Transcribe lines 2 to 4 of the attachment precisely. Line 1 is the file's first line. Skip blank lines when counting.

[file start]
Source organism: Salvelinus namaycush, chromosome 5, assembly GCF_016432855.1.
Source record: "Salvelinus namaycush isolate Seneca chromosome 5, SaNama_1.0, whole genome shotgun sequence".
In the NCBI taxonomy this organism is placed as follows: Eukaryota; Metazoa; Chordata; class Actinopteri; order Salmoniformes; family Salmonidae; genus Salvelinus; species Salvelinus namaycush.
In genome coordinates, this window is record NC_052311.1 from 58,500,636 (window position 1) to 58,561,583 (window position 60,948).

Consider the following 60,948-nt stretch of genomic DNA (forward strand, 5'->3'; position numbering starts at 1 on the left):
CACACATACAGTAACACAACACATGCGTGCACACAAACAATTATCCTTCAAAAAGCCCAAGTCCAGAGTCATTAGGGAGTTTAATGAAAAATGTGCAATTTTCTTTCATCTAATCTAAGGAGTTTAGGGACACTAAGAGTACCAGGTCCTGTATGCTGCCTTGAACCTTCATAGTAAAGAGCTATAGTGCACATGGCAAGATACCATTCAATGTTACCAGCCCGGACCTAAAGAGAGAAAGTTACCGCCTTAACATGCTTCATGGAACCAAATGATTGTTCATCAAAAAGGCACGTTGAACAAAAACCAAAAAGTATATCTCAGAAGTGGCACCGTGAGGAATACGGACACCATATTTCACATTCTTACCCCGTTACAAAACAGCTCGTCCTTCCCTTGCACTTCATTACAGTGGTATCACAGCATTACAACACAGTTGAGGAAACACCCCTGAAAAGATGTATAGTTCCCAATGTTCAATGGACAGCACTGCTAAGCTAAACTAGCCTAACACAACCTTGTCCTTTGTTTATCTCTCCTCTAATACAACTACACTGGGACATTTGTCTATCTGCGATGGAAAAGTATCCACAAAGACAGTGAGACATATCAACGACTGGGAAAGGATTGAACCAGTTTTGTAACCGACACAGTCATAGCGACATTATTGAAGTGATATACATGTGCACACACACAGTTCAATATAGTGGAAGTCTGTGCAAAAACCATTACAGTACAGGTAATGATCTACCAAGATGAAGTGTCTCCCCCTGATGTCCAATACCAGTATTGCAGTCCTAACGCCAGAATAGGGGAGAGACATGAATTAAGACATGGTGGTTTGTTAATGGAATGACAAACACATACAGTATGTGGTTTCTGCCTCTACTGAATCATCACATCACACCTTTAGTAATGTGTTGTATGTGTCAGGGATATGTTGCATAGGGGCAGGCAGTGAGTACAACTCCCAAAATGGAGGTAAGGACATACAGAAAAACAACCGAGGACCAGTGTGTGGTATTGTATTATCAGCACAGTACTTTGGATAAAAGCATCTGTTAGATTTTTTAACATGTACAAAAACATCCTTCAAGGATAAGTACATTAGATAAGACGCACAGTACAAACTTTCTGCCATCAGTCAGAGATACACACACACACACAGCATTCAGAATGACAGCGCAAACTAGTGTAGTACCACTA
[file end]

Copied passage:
Source record: "Salvelinus namaycush isolate Seneca chromosome 5, SaNama_1.0, whole genome shotgun sequence".
In the NCBI taxonomy this organism is placed as follows: Eukaryota; Metazoa; Chordata; class Actinopteri; order Salmoniformes; family Salmonidae; genus Salvelinus; species Salvelinus namaycush.
In genome coordinates, this window is record NC_052311.1 from 58,500,636 (window position 1) to 58,561,583 (window position 60,948).